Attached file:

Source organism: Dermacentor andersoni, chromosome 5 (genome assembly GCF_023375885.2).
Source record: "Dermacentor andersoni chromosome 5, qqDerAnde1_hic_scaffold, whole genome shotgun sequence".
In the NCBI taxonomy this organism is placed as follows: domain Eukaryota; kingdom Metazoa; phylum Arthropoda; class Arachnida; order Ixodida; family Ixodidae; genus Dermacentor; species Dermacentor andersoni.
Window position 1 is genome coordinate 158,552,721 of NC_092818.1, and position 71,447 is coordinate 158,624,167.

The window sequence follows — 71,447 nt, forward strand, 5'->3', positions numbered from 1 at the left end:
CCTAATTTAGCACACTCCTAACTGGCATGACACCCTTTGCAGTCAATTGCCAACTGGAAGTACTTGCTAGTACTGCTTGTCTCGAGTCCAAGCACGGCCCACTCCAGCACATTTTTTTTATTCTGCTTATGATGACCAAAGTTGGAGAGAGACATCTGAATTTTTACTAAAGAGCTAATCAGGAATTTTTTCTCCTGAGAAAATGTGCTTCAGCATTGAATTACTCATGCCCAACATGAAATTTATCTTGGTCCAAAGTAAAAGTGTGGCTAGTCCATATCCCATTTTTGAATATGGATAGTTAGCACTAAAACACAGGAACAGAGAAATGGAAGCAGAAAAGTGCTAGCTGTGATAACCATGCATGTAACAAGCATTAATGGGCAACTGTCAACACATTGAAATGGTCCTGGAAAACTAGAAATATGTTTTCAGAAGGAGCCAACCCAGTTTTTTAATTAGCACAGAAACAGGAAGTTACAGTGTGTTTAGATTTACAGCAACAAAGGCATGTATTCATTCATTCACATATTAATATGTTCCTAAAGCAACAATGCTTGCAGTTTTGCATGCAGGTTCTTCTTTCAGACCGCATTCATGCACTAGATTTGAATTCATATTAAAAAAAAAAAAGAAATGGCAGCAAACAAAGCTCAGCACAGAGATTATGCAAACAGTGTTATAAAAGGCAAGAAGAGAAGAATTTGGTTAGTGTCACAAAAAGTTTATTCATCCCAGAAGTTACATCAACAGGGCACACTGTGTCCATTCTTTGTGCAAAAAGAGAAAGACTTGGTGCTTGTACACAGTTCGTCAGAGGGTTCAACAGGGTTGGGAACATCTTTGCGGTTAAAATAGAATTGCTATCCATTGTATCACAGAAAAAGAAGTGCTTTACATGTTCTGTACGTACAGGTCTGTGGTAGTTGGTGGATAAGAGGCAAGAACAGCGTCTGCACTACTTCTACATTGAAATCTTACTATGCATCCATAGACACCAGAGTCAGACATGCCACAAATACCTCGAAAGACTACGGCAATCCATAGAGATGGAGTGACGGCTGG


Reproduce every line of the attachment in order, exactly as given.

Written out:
Source organism: Dermacentor andersoni, chromosome 5 (genome assembly GCF_023375885.2).
Source record: "Dermacentor andersoni chromosome 5, qqDerAnde1_hic_scaffold, whole genome shotgun sequence".
In the NCBI taxonomy this organism is placed as follows: domain Eukaryota; kingdom Metazoa; phylum Arthropoda; class Arachnida; order Ixodida; family Ixodidae; genus Dermacentor; species Dermacentor andersoni.
Window position 1 is genome coordinate 158,552,721 of NC_092818.1, and position 71,447 is coordinate 158,624,167.

The window sequence follows — 71,447 nt, forward strand, 5'->3', positions numbered from 1 at the left end:
CCTAATTTAGCACACTCCTAACTGGCATGACACCCTTTGCAGTCAATTGCCAACTGGAAGTACTTGCTAGTACTGCTTGTCTCGAGTCCAAGCACGGCCCACTCCAGCACATTTTTTTTATTCTGCTTATGATGACCAAAGTTGGAGAGAGACATCTGAATTTTTACTAAAGAGCTAATCAGGAATTTTTTCTCCTGAGAAAATGTGCTTCAGCATTGAATTACTCATGCCCAACATGAAATTTATCTTGGTCCAAAGTAAAAGTGTGGCTAGTCCATATCCCATTTTTGAATATGGATAGTTAGCACTAAAACACAGGAACAGAGAAATGGAAGCAGAAAAGTGCTAGCTGTGATAACCATGCATGTAACAAGCATTAATGGGCAACTGTCAACACATTGAAATGGTCCTGGAAAACTAGAAATATGTTTTCAGAAGGAGCCAACCCAGTTTTTTAATTAGCACAGAAACAGGAAGTTACAGTGTGTTTAGATTTACAGCAACAAAGGCATGTATTCATTCATTCACATATTAATATGTTCCTAAAGCAACAATGCTTGCAGTTTTGCATGCAGGTTCTTCTTTCAGACCGCATTCATGCACTAGATTTGAATTCATATTAAAAAAAAAAAAGAAATGGCAGCAAACAAAGCTCAGCACAGAGATTATGCAAACAGTGTTATAAAAGGCAAGAAGAGAAGAATTTGGTTAGTGTCACAAAAAGTTTATTCATCCCAGAAGTTACATCAACAGGGCACACTGTGTCCATTCTTTGTGCAAAAAGAGAAAGACTTGGTGCTTGTACACAGTTCGTCAGAGGGTTCAACAGGGTTGGGAACATCTTTGCGGTTAAAATAGAATTGCTATCCATTGTATCACAGAAAAAGAAGTGCTTTACATGTTCTGTACGTACAGGTCTGTGGTAGTTGGTGGATAAGAGGCAAGAACAGCGTCTGCACTACTTCTACATTGAAATCTTACTATGCATCCATAGACACCAGAGTCAGACATGCCACAAATACCTCGAAAGACTACGGCAATCCATAGAGATGGAGTGACGGCTGG